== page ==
“What did you just say?!” she asked, laughing and incredulous at the same time. I was in the midst of cleaning up the kitchen, having just done the dishes. “Um, I love me some order,” I confessed, somewhat sheepish, based on her response to hearing it. Was it that I had said it out loud, talking to myself, or was it the content of my phrase that seemed to be giving her such entertainment, I wondered.
“That’s what I thought you said!” she rather exclaimed, still laughing. “Uh, what’s wrong with that?” I finally ventured to ask. ‘I love me some’, she proceeded to explain, is a phrase that is, of course, commonly used. But usually followed by something more along the lines of the decadent–or at least something like ‘french fries’ or ‘chocolate’ or ‘mud pie.’ But order?!
For the past few weeks I’ve been more regular in my yoga practice, heading to La Fonda two days a week for class. This week as we were moving through the poses I realized that something was a bit off. I couldn’t really place it, other than the fact that I felt as though I was out of sync. Normally Cindy, the teacher, moves through the same sequence of poses, so that once you’ve been a few times you can begin to pick up the rhythm of it. For whatever reason, I didn’t seem to be following as well. “I just realized–we didn’t do the balance poses during that sequence,” said Cindy.
That was it. My body, over time and from doing the same series of poses, has begun to develop a ‘memory’ of what came next. But ‘what came next’ had subtly shifted–not an entirely new pose, or else that would have triggered the ‘we are leaving the known sequence’ button somehow. It was that subtle shift that had caused me to feel out of sync, but not to be able to recognize why, or what exactly was going on.
Back to the ‘love me some order…’ This lent I have tried to make it my practice to ‘give up leaving Mexico’ (some people give up chocolate, some people give up coffee, why not give up leaving?). So, for going on four weeks I’ve actually (for the most part) been in one place long enough to be able to develop something of a routine (though the phrase ‘routine life’ may be something of an oxymoron in this case). It’s been in the range of 5 years since I’ve actually had anything in my life that might be called a ‘normal routine’ and to be honest I am thoroughly enjoying it.
Sure, ‘routine’ can be used as a synonym for ‘rut’ or for ‘boring,’ but it can also be something solid, grounding and life-giving. Like in yoga, having a normal series or sequence (a routine) that we follow allows us to, in many cases, act without having to think through every single step, every individual move, every particular detail. Having a routine can be comforting and provide a sense of stability.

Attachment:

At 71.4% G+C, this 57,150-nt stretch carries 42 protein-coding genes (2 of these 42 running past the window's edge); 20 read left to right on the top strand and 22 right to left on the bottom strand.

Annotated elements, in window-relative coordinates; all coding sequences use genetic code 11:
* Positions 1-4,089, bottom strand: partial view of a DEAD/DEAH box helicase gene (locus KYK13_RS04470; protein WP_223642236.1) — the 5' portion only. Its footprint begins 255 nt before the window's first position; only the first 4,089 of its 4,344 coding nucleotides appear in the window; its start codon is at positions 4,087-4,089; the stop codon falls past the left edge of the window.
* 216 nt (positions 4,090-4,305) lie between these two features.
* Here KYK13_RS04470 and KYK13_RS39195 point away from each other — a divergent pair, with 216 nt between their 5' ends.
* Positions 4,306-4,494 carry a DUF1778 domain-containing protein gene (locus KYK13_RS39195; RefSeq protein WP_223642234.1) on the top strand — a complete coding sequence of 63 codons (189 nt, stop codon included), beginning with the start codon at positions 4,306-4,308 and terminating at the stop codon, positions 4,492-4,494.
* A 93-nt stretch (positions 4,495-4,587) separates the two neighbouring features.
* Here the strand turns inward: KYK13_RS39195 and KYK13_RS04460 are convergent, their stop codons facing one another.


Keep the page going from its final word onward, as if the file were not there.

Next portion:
Of course, there can be a danger in this. The word ‘fundamentalist’ (of whatever religious or political flavor) tends to have the connotation of someone who is rigidly and inflexibly tied to a particular structure, system or routine. In this case, not having to think through every step can is not so much in the service of freedom as it is in a desire to prevent the adherent from straying from a particular path.
The thing that becomes problematic, it seems, is if the routine is all there is. The routine is not meant to exist simply for itself, for its own sake. The life-giving grounded centering that the routine provides is meant for something beyond itself. The routine releases us from having to think through every little detail, so that we are free for something else.
A clean kitchen, though nice, doesn’t exist just to be a clean kitchen–the point of it, at some point, is to provide a space for cooking a meal, for enjoying that meal. A routine in yoga frees one up from having to think through each individual pose, and allows the body to learn the movements without necessarily having to think about them. In the case of yoga, this frees one to pay attention to the breath.
It occurs to me, as I’m writing this, that in theory, this is what liturgy does in a worship service as well. Ideally, having a series, or a sequence of prayers, recitations, or other ‘routine’ liturgy provides a basis that can then, potentially, free one from ‘thinking through the details’ to be open to an experience of God. There is something in the repetition and the ‘known-ness’ that both engages and releases.
Having a routine in life (I get up, meditate, drink coffee, read, write, etc.) is not only for itself, but to somehow provide a grounding that then allows for life to grow from it. Sure, “I love me some order” may be veering a bit too much to the OCD side of the spectrum (but, as a Presbyterian, I tend to lean towards the ‘orderly side of the spectrum anyway), but maybe it’s not such a bad thing after all. Perhaps it is in this groundedness that new life is able to take root.